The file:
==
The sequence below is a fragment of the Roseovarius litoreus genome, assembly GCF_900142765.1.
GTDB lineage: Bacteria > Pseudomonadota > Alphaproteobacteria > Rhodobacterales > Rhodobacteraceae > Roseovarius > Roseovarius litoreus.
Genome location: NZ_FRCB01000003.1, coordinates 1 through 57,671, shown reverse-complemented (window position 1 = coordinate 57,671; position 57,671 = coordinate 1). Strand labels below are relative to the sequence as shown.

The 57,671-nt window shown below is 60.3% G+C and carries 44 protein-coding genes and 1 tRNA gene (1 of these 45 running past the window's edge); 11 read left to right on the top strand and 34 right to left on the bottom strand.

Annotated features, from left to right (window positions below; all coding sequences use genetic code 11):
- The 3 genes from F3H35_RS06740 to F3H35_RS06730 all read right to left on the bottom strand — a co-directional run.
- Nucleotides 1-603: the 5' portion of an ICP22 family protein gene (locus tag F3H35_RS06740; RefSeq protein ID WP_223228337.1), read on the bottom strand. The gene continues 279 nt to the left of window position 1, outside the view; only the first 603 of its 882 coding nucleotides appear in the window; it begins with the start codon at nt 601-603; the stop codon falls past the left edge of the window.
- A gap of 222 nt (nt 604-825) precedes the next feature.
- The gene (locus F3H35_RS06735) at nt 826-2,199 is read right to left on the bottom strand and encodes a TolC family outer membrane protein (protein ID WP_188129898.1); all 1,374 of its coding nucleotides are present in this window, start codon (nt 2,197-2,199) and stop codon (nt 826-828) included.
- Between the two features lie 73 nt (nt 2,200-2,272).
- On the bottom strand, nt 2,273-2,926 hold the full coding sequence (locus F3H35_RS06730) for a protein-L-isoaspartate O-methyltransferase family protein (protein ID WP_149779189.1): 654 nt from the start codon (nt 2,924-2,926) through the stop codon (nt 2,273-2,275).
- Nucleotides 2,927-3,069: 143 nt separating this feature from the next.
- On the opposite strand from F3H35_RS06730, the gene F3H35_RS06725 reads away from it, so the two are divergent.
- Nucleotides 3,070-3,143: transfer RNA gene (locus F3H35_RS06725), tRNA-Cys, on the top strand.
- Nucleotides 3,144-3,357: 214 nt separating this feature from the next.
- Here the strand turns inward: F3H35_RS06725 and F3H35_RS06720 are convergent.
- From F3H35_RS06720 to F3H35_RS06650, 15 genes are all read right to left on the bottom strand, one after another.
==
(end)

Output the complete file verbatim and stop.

The sequence below is a fragment of the Roseovarius litoreus genome, assembly GCF_900142765.1.
GTDB lineage: Bacteria > Pseudomonadota > Alphaproteobacteria > Rhodobacterales > Rhodobacteraceae > Roseovarius > Roseovarius litoreus.
Genome location: NZ_FRCB01000003.1, coordinates 1 through 57,671, shown reverse-complemented (window position 1 = coordinate 57,671; position 57,671 = coordinate 1). Strand labels below are relative to the sequence as shown.

The 57,671-nt window shown below is 60.3% G+C and carries 44 protein-coding genes and 1 tRNA gene (1 of these 45 running past the window's edge); 11 read left to right on the top strand and 34 right to left on the bottom strand.

Annotated features, from left to right (window positions below; all coding sequences use genetic code 11):
- The 3 genes from F3H35_RS06740 to F3H35_RS06730 all read right to left on the bottom strand — a co-directional run.
- Nucleotides 1-603: the 5' portion of an ICP22 family protein gene (locus tag F3H35_RS06740; RefSeq protein ID WP_223228337.1), read on the bottom strand. The gene continues 279 nt to the left of window position 1, outside the view; only the first 603 of its 882 coding nucleotides appear in the window; it begins with the start codon at nt 601-603; the stop codon falls past the left edge of the window.
- A gap of 222 nt (nt 604-825) precedes the next feature.
- The gene (locus F3H35_RS06735) at nt 826-2,199 is read right to left on the bottom strand and encodes a TolC family outer membrane protein (protein ID WP_188129898.1); all 1,374 of its coding nucleotides are present in this window, start codon (nt 2,197-2,199) and stop codon (nt 826-828) included.
- Between the two features lie 73 nt (nt 2,200-2,272).
- On the bottom strand, nt 2,273-2,926 hold the full coding sequence (locus F3H35_RS06730) for a protein-L-isoaspartate O-methyltransferase family protein (protein ID WP_149779189.1): 654 nt from the start codon (nt 2,924-2,926) through the stop codon (nt 2,273-2,275).
- Nucleotides 2,927-3,069: 143 nt separating this feature from the next.
- On the opposite strand from F3H35_RS06730, the gene F3H35_RS06725 reads away from it, so the two are divergent.
- Nucleotides 3,070-3,143: transfer RNA gene (locus F3H35_RS06725), tRNA-Cys, on the top strand.
- Nucleotides 3,144-3,357: 214 nt separating this feature from the next.
- Here the strand turns inward: F3H35_RS06725 and F3H35_RS06720 are convergent.
- From F3H35_RS06720 to F3H35_RS06650, 15 genes are all read right to left on the bottom strand, one after another.